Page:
JAGS Not Welcome
America's top law schools try to figure out a way around the Solomon Amendment.
12:00 AM, Sep 27, 2005 • By SCOTT W. JOHNSON
WHEN NAVY JUDGE ADVOCATE GENERAL RECRUITER Brian Whitaker visited Yale Law School in October 2003 to meet with students interested in serving as Navy lawyers, his reaction must have been something like that of the man who was tarred and feathered and ridden out of town on a rail; if it weren't for the honor of the thing, he'd probably rather have passed on it. Virtually all Yale law students had signed a petition vowing that they would not meet with Whitaker or other JAG recruiters. The petition was publicly displayed inside the law school as part of a protest display that included black and camouflage wall hangings. The one law student scheduled to meet with Whitaker cancelled the interview.
The ostensible cause of the consternation occasioned by Whitaker's visit was the military's compliance with the federal "don't ask/don't tell" law on homosexual conduct in the armed forces. Law schools across the country have hindered military recruiters from meeting with law students because the military's adherence to the "don't ask/don't tell" law violates nondiscrimination policies enforced by the schools against on-campus recruiters.
Whitaker's putative right to visit Yale Law School despite its nondiscrimination policy was attributable solely to the Bush administration's enforcement of Solomon Amendment requiring federally-funded universities to open their doors to military recruiters at the risk of losing federal funds. After 9/11 the Defense Department began to threaten enforcement of the amendment, and law schools began to comply. At Yale, for example, the law school has waived its nondiscrimination policy in order to preserve the university's annual $350 million in federal funding only since the fall of 2002. Then-law school Dean Anthony Kronman explained:
We would never put at risk the overwhelmingly large financial interests of the University in federal funding. We have a point of principle to defend, but we will not defend this--at the expense of programs vital to the University and the world at large.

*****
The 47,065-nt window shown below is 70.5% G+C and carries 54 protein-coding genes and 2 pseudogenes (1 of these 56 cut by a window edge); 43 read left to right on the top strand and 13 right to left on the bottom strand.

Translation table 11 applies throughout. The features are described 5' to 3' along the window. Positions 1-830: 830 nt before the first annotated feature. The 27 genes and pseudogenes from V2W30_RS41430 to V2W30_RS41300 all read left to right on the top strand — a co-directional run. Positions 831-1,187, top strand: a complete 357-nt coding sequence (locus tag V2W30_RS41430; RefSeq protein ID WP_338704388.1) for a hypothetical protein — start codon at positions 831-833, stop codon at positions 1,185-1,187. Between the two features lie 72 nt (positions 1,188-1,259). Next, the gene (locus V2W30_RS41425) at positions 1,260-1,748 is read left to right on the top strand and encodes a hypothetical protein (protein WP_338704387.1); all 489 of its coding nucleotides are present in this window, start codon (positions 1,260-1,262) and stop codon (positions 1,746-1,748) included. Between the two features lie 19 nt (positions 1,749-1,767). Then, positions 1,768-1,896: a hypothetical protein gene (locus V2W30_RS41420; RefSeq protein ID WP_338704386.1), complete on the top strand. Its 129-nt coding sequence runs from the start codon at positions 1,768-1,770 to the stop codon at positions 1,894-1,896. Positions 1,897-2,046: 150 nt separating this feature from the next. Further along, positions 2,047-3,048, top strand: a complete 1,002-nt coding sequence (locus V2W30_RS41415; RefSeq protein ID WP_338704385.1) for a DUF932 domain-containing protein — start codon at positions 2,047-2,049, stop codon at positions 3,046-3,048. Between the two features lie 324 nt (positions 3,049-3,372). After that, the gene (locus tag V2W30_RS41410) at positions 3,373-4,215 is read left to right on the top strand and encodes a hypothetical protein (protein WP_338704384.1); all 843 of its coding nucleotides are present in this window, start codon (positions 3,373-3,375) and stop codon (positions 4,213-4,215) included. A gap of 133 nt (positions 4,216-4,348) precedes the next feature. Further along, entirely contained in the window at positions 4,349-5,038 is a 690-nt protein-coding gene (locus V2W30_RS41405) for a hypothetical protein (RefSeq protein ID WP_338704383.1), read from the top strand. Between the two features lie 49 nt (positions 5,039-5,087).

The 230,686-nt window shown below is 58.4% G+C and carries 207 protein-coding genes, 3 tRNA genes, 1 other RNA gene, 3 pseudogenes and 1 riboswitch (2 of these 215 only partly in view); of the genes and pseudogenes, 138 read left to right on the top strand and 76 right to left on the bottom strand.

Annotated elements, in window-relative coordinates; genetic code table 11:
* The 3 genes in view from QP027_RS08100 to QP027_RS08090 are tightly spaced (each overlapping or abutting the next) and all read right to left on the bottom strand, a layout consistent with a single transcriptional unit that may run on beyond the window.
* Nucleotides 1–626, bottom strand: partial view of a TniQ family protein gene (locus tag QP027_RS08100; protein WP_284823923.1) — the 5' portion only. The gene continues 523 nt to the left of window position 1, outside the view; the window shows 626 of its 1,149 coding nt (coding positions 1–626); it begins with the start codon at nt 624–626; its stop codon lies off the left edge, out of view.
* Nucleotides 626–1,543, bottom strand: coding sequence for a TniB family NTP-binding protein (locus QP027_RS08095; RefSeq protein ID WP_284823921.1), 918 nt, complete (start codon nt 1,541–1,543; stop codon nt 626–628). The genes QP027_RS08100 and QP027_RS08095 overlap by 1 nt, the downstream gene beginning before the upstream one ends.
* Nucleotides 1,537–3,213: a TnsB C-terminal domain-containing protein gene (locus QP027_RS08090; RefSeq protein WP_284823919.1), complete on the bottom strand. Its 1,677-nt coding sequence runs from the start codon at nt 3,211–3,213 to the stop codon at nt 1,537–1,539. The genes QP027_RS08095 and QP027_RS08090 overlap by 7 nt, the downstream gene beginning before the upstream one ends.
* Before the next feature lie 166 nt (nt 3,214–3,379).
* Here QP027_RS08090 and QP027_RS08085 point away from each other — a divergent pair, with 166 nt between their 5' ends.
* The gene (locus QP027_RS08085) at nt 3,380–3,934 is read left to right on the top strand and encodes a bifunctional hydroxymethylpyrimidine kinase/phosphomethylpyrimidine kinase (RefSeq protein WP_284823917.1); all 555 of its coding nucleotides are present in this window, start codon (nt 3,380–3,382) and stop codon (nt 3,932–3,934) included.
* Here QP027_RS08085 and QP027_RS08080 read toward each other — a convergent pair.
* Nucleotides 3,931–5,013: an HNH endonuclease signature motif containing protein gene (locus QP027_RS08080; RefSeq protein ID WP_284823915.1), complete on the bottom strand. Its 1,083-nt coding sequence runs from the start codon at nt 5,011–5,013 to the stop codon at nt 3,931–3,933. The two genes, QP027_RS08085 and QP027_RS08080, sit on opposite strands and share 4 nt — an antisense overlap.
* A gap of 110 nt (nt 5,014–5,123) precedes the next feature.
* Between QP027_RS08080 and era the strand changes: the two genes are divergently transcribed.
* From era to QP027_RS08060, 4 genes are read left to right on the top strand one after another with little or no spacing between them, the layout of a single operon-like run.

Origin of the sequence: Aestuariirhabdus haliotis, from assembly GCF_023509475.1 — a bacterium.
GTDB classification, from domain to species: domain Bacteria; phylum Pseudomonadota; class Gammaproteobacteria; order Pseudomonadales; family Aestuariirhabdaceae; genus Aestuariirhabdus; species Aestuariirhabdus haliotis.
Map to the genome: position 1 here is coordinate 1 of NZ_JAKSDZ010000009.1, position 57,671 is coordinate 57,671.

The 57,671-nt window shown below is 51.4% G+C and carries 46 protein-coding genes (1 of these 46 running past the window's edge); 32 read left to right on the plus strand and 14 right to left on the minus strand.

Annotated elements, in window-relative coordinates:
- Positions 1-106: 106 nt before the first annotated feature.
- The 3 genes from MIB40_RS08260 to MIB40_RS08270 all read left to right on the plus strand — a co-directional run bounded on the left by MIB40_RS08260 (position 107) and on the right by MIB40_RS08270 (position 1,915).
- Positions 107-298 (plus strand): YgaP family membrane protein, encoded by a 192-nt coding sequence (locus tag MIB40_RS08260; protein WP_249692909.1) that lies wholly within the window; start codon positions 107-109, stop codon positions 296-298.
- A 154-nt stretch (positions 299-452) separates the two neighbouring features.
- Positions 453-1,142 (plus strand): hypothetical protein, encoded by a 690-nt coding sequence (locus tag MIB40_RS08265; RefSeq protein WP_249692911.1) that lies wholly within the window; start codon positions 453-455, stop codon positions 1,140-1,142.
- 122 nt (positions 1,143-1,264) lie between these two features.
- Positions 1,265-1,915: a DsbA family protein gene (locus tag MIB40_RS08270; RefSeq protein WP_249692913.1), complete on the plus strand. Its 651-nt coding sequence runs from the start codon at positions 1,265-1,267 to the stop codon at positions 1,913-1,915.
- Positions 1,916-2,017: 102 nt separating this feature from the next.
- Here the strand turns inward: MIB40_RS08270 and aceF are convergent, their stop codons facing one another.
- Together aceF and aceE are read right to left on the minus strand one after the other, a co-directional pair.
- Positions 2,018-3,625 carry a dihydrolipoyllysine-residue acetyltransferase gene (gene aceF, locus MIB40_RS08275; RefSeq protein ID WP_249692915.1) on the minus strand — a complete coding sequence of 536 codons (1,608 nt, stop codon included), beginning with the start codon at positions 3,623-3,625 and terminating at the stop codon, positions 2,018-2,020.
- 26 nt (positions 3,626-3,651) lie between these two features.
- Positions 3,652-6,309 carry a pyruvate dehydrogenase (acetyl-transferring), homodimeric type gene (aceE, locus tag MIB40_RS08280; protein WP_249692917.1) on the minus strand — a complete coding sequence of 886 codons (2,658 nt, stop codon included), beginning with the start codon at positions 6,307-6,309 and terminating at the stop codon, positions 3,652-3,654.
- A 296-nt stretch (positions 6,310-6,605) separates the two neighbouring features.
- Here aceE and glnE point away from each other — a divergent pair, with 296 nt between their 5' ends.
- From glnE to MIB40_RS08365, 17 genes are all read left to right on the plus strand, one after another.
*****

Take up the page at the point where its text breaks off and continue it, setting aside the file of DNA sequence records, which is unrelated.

Dean Kronman paid a backhanded tribute to the "money talks" impetus behind the Solomon Amendment. Call it the Yale Doctrine: Taking your money for the good of the world.
LAW SCHOOLS have not confined their resistance to the Solomon Amendment to the kind of inhospitable welcome extended to Brian Whitaker. The month before Whitaker's visit, several unidentified law schools and law students filed a lawsuit--FAIR v. Rumsfeld--in New Jersey federal district court seeking to have the Solomon Amendment declared unconstitutional on First Amendment grounds. According to the FAIR plaintiffs, the Solomon Amendment violates their academic and associational freedoms.
At the time the lawsuit was filed, the legal merits of the FAIR lawsuit seemed to rival those of obesity lawsuits brought by overweight consumers against fast food outlets. A divided panel of the Third Circuit Court of Appeals held in favor of the plaintiffs, however, finding it likely that the Solomon Amendment unconstitutionally infringed the law school's First Amendment rights. The case now awaits a hearing by the Supreme Court this December.
THE NONDISCRIMINATION POLICIES enforced by many law schools against the military are themselves attributable to the requirements of the Association of American Law Schools (AALS). Mark Tushnet is Carmack Waterhouse Professor of Constitutional Law at the Georgetown University Law Center and was president of the AALS in 2004; he is one of the most prominent left-wing law professors in the country. But before the filing of the FAIR lawsuit, Tushnet and other AALS board members voted unanimously not to initiate or join litigation against the Solomon Amendment. In an interesting memorandum to AALS members, Tushnet explored some of the difficulties such litigation would entail.
Among the reasons Tushnet advanced to support his vote is the fact that the nondiscrimination policies adopted by the law schools were themselves required by the AALS, the organization that serves as legal education's principal representative to the federal government: